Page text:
to all our family and friends who made the effort to visit us and share in our adventure this summer. Kathy and Al, Jenny and Mark, Charlie and Marj, Shane and Tammy, Dennis and Debbie, Richard, Danny, Andy, Doug and Ryan, Dave and family, Colin and Penny. Phil and Jackie, Les and Ann, Bruce, Tom, Carolyn and the boys.
to Vanessa, for having the courage and sense of adventure to trade homes with us for the summer. And to Monique for being here for Abbey. You will always be welcome in our home. We will never forget you.
KDN has had a long and interesting history of connecting people and continues to do so. Here are a couple examples of this:
KDN introduces Anne Hughes to Dave. Another connection made.
While attending the Chipmunk 70th Anniversary at Old Warden a small energetic lady named Anne Hughes introduced herself. She informed me she was in the process of managing the restoration of the Beagle Pup prototype G-AVDF. This aircraft is a parallel to KDN, in that it evolved into the Beagle Bulldog, which eventually replaced the Chipmunk as the primary trainer in the UK. We discovered a couple more serendipitous connections. Anne met Ken Large at the event. Ken was in the process of negotiating the purchase of KDN from us. Ken taught Anne to fly many years before! And we learned we both lived at Finmere! Anne had relocated to Finmere village to live in close proximity to Turweston where the Pup is being restored! Anne is a great example of an aviation ambassador. She not only manages the Pup’s restoration but volunteers many hours a week as a researcher/historian, at the Imperial War Museum at Duxford and also is heavily involved with youth aviation initiatives and the Vintage Aircraft Assoc. Anne is an example of the quality of people connected to KDN.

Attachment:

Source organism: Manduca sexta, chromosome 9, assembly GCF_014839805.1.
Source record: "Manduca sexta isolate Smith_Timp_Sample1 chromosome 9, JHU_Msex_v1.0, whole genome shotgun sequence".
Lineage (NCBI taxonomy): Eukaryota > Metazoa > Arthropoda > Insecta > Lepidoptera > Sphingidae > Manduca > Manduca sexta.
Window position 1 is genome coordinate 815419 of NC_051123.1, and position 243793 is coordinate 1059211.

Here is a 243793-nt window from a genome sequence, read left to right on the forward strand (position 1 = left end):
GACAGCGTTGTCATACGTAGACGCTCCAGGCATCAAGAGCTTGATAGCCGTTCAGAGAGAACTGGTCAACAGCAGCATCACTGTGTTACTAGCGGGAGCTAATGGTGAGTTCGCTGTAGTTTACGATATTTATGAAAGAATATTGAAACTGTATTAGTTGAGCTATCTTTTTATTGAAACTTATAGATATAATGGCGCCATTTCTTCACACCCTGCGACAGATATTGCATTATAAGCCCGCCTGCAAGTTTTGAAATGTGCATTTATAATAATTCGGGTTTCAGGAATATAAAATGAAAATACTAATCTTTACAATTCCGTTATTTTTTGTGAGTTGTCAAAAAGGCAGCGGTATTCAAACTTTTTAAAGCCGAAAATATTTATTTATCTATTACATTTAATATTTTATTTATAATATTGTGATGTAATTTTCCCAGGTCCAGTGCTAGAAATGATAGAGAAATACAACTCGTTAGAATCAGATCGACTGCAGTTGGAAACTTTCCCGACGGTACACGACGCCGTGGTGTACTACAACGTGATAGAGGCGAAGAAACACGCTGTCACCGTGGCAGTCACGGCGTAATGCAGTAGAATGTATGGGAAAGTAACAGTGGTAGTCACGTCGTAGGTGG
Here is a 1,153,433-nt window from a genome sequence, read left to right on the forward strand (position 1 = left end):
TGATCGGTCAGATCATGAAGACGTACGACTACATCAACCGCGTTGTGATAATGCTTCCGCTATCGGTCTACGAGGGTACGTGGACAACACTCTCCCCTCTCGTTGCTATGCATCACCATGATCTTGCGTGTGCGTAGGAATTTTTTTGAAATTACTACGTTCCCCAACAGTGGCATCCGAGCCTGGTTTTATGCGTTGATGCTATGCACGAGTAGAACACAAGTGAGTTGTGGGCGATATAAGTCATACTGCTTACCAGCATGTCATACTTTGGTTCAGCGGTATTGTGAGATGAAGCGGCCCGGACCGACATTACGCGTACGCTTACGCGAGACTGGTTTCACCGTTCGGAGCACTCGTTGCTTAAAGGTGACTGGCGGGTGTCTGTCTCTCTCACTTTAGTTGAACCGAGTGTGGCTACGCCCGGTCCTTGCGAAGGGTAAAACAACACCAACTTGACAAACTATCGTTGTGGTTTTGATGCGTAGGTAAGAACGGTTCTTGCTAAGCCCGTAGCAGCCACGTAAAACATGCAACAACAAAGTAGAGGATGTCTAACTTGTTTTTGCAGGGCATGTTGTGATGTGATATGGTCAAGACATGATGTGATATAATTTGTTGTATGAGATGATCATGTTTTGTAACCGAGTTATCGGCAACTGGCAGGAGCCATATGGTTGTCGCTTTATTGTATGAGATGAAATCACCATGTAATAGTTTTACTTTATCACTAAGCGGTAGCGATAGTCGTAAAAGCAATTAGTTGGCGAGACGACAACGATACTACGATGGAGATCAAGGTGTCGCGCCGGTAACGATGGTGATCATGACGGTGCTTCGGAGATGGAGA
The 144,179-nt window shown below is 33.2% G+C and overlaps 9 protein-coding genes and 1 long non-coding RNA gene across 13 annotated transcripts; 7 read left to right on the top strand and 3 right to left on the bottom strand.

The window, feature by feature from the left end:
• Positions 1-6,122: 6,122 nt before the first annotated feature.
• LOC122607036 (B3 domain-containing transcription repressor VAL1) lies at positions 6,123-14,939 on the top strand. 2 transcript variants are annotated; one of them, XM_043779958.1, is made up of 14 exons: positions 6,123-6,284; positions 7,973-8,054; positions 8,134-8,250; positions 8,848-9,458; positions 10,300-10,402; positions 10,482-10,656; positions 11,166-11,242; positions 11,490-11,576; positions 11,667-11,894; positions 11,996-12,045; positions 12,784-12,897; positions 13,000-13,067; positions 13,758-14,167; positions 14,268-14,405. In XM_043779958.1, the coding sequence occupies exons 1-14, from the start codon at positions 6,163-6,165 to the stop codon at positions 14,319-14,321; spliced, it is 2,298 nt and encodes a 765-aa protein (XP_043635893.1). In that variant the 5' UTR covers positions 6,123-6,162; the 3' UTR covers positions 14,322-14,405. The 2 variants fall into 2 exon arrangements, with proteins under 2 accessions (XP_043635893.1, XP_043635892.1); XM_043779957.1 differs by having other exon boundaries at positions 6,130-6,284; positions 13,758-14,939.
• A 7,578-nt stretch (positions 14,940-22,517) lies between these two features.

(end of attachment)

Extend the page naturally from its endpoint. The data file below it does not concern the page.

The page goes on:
Glen Fricker in KDN many years after his first flight.
I received an email shortly after arriving in the UK. Glen Fricker wrote to ask if he could come see KDN. His Dad was an aviation journalist in the1950’s and had flown KDN on many occasions. Glen arrived at Finmere with his Dad’s logbook and showed me where his Dad and Mom had flown together in KDN. According to the date, Glen was also on board – yet unborn! A few months later the logbook showed his Mom and Dad flying again in KDN with +1. That was Glen at age 3 months flying on his Mom’s lap! Glen went on to a career in aviation and is currently 737 Captain and also flies the deHaviland Rapide, Harvard and Hurricane at Duxford. After flying together in KDN, he can now add his name again in KDN ‘s logbook, over 50 years later. Pretty special.
KDN,Karen, Dave and Sonja at the Goodwood Revival. Our last event together.
While researching KDN’s history, I wished that I could have met Pat Fillingham. Pat did the original test flights on the Chipmunk in Downsview. Flying together, Pat and his wife Sonja won the 1953 Kings Cup Air race and had a long term, close connection to KDN. I had a photo of them as a young couple accepting the trophy. Their flying together reminded me of Karen’s and my relationship with KDN. Flying as a team, sharing the adventure. At the Chipmunk 70th anniversary Carol introduced us to Sonja! What a thrill it was to meet her. I was even able to go flying with her in KDN. We have been able to attend a couple other events together over the summer and had time to get to know each other and form a great friendship. It is extraordinary how KDN has made these kind of connections possible.
KDN at Bagby,back where we started out togehter. Our adventure together comes to an end.
Karen and I with our partner James and family Carolyn, Charles and William have been so lucky to be part of KDN’s history. We did our best by her and she treated us well in return, creating opportunities that we could never dream possible. It has been a privilege and I am humbled to have been a part of it. Ken will continue to treat her right and with Graham’s help she will fly into the next decade and continue to make connections while proudly representing Canada’s rich aerospace heritage.
Thank you KDN. Until we meet again.